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Deryck Whibley would rather tour than make records | Entertainment and celebrity news

Deryck Whibley considers making records a “necessary evil”.

The Sum 41 frontman is set to take his band on the road on their ‘Blame Canada’ tour with Simple Plan this summer in support of new ‘Heaven and Hell’ album, and he admitted performing live was his favorite part of being a musician so he can’t wait to get back to it.

He said, “Making records is like the necessary evil to get back on the road. That’s how we’ve always looked at it.

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“It’s been two years and I think we’re going to fall back into it. I’m just really excited.

The ‘Fat Lip’ hitmaker had no plans to write a new album during lockdown as he was ‘trying to relax’ as a first-time father to his son and wife Ariana, Lydon, now two years old, but he felt inspired driving around Los Angeles for hours, accompanied by playlists of music he had listened to in his teens.

He told Rolling Stone magazine: “[One playlist was filled] with all the punk-rock stuff I used to listen to when I was in high school and hadn’t listened to in years. [Listening to this music] got me back into writing.

“Once I had about four or five songs, I was like, ‘You know what? I love all that stuff. I’m not giving it to anybody;

“I wasn’t really trying to start a record.”

The first part of the disc, known as “Heaven”, is part of the current nostalgia around pop-punk, even if the singer started writing this way before it became fashionable again.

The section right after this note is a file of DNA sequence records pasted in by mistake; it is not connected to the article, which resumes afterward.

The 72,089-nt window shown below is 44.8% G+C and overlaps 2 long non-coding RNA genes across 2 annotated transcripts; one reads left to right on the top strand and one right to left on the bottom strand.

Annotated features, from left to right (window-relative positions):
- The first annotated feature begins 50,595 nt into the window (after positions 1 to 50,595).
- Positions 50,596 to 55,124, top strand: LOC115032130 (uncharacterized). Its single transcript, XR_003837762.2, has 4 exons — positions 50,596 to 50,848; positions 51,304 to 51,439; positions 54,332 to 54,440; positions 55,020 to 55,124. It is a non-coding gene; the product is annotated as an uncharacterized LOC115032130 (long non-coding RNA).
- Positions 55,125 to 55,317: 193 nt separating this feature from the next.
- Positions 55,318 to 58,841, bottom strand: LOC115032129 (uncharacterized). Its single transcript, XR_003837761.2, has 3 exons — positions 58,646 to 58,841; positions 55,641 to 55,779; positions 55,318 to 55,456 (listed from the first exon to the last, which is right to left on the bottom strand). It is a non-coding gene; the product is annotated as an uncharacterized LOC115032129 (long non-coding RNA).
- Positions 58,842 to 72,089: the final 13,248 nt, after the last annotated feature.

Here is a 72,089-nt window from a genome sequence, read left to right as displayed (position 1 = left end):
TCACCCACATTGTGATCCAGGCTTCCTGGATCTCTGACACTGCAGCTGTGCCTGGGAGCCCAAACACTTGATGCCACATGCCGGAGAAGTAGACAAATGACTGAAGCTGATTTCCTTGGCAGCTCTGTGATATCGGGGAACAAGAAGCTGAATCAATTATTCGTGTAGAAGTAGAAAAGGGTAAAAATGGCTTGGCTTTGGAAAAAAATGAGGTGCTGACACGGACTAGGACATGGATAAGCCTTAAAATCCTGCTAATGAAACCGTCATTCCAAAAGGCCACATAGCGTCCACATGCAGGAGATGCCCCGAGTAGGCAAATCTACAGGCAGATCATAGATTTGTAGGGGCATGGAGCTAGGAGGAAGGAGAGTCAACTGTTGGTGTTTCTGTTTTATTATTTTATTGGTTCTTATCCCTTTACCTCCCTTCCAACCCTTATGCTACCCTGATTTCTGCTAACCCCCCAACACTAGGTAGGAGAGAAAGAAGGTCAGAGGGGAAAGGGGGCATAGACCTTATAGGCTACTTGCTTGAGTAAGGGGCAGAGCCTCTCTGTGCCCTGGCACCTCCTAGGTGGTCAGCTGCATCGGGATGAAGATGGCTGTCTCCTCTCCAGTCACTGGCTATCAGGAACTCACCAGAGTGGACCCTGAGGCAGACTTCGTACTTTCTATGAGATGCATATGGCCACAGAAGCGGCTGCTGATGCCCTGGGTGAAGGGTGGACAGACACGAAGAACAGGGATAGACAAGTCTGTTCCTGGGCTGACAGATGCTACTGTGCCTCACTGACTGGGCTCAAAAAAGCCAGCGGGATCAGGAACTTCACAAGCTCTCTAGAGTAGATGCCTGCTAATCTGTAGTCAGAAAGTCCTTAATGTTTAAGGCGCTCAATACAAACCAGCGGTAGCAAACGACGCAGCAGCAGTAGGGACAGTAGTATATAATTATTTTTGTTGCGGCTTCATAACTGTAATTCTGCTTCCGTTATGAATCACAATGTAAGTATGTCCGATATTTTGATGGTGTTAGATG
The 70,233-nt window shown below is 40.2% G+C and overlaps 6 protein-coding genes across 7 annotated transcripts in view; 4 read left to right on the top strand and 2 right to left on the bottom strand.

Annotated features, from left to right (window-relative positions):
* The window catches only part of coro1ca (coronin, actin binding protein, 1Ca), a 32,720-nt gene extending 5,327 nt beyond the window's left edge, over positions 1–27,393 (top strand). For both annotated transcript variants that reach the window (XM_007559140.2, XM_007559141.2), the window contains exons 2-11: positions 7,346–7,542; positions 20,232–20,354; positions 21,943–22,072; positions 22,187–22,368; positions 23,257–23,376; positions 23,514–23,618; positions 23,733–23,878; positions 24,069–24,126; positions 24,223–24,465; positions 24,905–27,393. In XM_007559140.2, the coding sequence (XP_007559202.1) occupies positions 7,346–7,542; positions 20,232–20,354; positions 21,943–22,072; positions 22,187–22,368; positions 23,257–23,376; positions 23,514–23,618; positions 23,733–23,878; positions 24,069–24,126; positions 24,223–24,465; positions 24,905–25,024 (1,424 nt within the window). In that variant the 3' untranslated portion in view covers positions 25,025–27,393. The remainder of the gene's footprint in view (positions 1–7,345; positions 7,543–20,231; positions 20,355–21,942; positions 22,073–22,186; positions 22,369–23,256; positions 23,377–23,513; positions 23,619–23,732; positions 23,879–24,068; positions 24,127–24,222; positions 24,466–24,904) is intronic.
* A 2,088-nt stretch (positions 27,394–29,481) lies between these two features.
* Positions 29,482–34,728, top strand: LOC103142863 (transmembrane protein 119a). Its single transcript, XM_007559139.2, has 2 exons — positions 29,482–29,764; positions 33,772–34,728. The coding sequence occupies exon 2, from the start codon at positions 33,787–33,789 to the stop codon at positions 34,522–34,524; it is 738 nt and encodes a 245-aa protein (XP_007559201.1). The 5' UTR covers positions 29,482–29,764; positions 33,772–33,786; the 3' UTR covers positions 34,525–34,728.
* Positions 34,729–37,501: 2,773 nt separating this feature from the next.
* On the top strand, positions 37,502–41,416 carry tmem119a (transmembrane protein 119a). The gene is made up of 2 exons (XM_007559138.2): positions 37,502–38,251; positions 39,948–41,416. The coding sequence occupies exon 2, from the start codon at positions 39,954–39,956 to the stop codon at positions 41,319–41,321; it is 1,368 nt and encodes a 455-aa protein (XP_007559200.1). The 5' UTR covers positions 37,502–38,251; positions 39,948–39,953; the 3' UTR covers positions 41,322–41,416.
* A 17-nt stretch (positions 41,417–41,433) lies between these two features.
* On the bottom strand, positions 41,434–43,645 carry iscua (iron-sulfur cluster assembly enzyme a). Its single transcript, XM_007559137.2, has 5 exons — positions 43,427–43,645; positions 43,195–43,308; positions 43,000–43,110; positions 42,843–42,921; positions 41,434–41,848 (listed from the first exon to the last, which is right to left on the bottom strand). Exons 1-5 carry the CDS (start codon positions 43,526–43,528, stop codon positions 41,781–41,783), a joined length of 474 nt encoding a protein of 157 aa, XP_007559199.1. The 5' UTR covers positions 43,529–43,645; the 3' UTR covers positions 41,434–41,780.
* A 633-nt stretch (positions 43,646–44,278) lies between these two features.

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He said: “When it happened, I was like, ‘What kind of luck is that?

“There is a weird nostalgia that has set in because of the pandemic.

“For me, the reason pop-punk is coming back is because it’s good music. There’s something joyful about it. Something young and innocent and free.”

The ‘Hell’ side of the album is heavier and more personal.

Deryck said: “Some of the metal stuff comes with a lot of anger for people who have robbed me and hurt me in the past.”

Some lyrics speak of a former manager who stole “a lot of money” and was “mentally abusive” towards the band.

Deryck added: “He was a dark person to be around, so I find that even though it was years ago, it still creeps into my music now. I can handle the stress and issues that come up in the life probably because I write about it and get it all out.

But the ‘In Too Deep’ hitmaker had no plans to do a double album.

He said: “As I was listening to almost all of this it came to mind. ‘Did I just do a double disc by accident?’ “